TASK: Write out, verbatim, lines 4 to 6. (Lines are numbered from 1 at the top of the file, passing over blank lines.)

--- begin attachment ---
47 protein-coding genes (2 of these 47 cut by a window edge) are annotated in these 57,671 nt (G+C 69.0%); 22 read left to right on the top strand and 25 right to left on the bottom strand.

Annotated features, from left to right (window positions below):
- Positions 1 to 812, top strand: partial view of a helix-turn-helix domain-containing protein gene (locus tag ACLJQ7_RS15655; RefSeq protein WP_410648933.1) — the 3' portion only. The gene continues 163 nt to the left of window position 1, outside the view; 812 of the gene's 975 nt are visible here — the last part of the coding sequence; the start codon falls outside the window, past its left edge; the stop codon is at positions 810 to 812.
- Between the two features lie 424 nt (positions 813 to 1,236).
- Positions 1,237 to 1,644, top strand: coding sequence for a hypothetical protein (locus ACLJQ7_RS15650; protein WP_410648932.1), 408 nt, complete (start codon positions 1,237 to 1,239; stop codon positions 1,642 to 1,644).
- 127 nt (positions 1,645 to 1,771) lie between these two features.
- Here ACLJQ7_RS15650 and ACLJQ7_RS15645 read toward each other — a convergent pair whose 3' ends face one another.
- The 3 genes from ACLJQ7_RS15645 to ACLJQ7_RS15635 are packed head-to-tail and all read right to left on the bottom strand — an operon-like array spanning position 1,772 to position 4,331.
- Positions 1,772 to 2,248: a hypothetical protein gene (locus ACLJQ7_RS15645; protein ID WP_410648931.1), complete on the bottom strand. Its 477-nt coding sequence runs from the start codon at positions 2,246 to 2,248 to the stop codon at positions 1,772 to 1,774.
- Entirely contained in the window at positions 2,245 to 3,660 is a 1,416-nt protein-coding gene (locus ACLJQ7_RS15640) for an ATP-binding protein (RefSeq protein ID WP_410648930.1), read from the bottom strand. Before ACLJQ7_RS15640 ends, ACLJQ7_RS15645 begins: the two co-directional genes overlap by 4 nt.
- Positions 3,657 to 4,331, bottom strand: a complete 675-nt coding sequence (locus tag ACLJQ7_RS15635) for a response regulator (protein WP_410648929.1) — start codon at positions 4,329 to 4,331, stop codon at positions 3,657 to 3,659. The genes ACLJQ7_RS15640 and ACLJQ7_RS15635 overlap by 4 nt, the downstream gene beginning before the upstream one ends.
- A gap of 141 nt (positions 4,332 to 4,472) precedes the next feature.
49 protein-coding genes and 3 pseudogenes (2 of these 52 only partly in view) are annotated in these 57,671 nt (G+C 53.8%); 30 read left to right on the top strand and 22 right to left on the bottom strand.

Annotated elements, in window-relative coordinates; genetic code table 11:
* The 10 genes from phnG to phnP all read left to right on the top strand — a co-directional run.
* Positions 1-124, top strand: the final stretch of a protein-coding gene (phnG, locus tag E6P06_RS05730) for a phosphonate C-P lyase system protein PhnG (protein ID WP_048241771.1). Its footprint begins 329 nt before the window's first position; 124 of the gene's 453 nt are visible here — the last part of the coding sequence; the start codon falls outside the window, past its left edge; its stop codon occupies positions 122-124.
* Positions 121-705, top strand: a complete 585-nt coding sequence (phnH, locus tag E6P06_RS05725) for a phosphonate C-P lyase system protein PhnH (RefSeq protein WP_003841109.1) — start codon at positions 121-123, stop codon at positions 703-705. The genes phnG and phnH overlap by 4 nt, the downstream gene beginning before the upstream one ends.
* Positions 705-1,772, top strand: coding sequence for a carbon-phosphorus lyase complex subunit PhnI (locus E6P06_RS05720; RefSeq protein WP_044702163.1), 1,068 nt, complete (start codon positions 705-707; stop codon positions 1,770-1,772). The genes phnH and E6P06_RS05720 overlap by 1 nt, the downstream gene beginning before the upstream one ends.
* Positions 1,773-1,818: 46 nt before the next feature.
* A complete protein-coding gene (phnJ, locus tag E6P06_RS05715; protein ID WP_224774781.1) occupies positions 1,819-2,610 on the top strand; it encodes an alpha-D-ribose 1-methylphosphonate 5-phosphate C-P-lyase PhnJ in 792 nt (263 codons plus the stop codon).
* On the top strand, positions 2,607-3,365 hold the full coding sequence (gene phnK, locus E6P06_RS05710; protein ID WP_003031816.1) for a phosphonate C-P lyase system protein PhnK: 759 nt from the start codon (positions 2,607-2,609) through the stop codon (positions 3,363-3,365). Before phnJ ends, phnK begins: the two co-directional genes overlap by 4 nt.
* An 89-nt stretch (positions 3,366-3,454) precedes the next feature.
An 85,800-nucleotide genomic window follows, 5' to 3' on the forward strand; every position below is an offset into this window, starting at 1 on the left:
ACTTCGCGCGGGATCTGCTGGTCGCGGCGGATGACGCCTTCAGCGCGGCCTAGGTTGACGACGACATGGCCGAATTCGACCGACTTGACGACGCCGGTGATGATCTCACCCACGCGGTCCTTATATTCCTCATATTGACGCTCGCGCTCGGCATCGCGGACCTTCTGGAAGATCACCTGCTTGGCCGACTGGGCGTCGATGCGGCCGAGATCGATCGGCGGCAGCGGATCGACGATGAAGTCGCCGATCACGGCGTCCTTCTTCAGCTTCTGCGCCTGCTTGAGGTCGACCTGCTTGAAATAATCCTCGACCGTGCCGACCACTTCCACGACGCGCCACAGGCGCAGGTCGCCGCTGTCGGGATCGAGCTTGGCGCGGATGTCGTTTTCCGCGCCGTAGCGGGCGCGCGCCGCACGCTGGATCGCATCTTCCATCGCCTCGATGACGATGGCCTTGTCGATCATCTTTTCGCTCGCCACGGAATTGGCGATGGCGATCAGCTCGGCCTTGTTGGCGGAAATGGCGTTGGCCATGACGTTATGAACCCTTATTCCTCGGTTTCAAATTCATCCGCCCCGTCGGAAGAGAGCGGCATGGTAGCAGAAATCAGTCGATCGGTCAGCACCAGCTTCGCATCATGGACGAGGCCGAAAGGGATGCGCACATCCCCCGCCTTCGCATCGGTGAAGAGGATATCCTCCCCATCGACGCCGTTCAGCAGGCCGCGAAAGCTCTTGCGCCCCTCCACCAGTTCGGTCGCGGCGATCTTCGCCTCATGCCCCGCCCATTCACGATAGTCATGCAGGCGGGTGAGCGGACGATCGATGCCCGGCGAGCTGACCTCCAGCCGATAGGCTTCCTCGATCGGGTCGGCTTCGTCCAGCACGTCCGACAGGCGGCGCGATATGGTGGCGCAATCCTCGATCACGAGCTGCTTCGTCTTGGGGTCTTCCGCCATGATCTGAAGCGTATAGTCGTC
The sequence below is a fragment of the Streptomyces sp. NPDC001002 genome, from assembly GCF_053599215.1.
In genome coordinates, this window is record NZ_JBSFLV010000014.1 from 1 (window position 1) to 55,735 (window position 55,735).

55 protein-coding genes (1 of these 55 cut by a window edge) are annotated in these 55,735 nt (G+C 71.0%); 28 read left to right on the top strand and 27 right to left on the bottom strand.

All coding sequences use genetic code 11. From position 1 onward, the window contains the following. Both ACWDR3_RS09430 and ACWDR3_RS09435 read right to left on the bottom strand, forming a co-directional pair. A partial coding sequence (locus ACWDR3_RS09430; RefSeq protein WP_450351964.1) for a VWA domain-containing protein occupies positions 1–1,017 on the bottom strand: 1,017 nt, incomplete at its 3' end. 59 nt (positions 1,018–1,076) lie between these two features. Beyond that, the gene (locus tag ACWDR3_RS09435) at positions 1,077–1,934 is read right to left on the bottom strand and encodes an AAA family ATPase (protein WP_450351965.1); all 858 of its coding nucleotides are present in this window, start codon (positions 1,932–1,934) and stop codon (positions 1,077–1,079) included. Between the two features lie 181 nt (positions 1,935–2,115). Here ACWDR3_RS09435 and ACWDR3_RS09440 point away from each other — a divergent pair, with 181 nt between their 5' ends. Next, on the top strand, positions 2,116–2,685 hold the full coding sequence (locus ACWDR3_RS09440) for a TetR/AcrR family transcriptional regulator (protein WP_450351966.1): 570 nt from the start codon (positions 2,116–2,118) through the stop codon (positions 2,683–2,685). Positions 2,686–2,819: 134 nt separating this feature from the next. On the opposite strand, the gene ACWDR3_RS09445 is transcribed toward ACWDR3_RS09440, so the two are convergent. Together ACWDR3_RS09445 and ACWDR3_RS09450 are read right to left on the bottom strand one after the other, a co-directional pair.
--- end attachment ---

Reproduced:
- Between the two features lie 424 nt (positions 813 to 1,236).
- Positions 1,237 to 1,644, top strand: coding sequence for a hypothetical protein (locus ACLJQ7_RS15650; protein WP_410648932.1), 408 nt, complete (start codon positions 1,237 to 1,239; stop codon positions 1,642 to 1,644).
- 127 nt (positions 1,645 to 1,771) lie between these two features.